Validity of Payment Notices and Severability of Adjudication Decisions
In the recent case of Downs Road Development LLP -v- Laxmanbhai Construction (UK) Limited , the TCC considered issues concerning the validity of payment notices, as well as questions of natural justice and the severability of adjudication decisions.
Downs Road Development LLP (“DRD”) engaged Laxmanbhai Construction (UK) Limited (“LCUK”) to undertake the construction of four buildings with residential units (the “Works”), under a JCT Design and Build Contract 2011 with amendments (the “Contract”).
Part way through the Contract, DRD adopted an approach of sending two payment notices (or purported payment notices) in each payment cycle. The first would certify a nominal sum and was intended to buy DRD time to ensure “valuations [were] fairly assessed”.
Following Interim Application 34, DRD issued two payment notices. The first, issued within the contractual timetable with a note which stated “we confirm that a further Payment Notice will be issued to you in due course… and this will not affect your payment date,” certified a sum due of 97p (“Payment Notice 34”). The second, issued outside the contractual timetable, certified a sum due of c.£660k (“Payment Notice 34a”). DRD later accepted that Payment Notice 34a was served out of time and was invalid.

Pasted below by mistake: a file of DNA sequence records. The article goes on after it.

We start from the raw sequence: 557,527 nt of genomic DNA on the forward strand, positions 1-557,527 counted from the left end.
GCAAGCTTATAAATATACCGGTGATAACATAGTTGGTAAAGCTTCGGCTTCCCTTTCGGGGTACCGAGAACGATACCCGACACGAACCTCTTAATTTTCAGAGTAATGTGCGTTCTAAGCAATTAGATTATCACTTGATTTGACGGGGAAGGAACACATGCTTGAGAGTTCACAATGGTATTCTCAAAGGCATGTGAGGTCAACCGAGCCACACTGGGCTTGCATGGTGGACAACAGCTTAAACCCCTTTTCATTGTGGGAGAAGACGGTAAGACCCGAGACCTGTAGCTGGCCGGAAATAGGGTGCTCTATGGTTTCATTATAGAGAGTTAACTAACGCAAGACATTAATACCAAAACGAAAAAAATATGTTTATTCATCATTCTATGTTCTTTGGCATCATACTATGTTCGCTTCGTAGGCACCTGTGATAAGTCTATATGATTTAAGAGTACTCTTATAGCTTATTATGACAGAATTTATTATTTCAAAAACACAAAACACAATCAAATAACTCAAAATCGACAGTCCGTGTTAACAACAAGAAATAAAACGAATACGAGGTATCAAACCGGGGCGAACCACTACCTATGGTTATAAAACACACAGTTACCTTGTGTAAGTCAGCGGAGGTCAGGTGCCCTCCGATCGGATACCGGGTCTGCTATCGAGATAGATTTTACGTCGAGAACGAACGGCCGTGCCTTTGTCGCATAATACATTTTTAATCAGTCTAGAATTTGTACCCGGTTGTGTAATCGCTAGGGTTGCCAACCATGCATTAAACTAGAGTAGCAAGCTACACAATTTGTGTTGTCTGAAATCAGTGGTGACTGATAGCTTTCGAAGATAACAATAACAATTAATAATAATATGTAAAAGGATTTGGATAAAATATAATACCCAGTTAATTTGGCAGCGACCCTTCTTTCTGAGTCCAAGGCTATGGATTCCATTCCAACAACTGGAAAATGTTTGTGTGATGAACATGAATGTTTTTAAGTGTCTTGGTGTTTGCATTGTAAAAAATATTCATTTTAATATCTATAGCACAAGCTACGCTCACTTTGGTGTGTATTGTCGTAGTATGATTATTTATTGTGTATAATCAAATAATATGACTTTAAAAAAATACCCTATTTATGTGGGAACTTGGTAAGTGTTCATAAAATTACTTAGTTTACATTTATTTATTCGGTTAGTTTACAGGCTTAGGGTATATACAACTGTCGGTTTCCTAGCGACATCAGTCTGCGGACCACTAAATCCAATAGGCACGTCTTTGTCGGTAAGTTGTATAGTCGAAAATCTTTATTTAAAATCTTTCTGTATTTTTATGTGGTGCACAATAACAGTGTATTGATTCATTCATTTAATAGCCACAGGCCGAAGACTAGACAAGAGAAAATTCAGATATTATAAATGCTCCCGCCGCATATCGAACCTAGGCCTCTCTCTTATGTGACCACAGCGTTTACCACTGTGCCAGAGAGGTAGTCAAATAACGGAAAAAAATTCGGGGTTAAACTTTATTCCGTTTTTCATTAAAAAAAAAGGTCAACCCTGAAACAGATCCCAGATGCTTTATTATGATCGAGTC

LCUK referred a dispute as to “the correct sum due…in Interim Payment Nr 34” to adjudication, seeking payment of c.£1.3m. DRD raised a set-off defence in its response, alleging that it had suffered loss because of LCUK’s breach of contract in relation to capping beam works.
The adjudicator concluded that his task was confined “exclusively” to the proper valuation of Interim Application 34, and that he did not have jurisdiction to determine the capping beam contra charge as this had not been mentioned during payment cycle 34. Accordingly, the adjudicator took no account of the capping beam contra charge when determining the amount due to LCUK.
The adjudicator found that the net sum due pursuant to Interim Application 34 was c.£770k and, taking account of deductions/other issues, a sum of c.£100k was ultimately due to LCUK (the “Decision”).
LCUK threatened to suspend performance of the Works if payment was not made pursuant to the Decision. This led to DRD commencing Part 8 proceedings seeking a declaration that the Decision was unenforceable by reason of the adjudicator failing to take into account the capping beam contra charge. In response, LCUK sought declarations that DRD’s payment notices were invalid and that the Decision was valid and enforceable.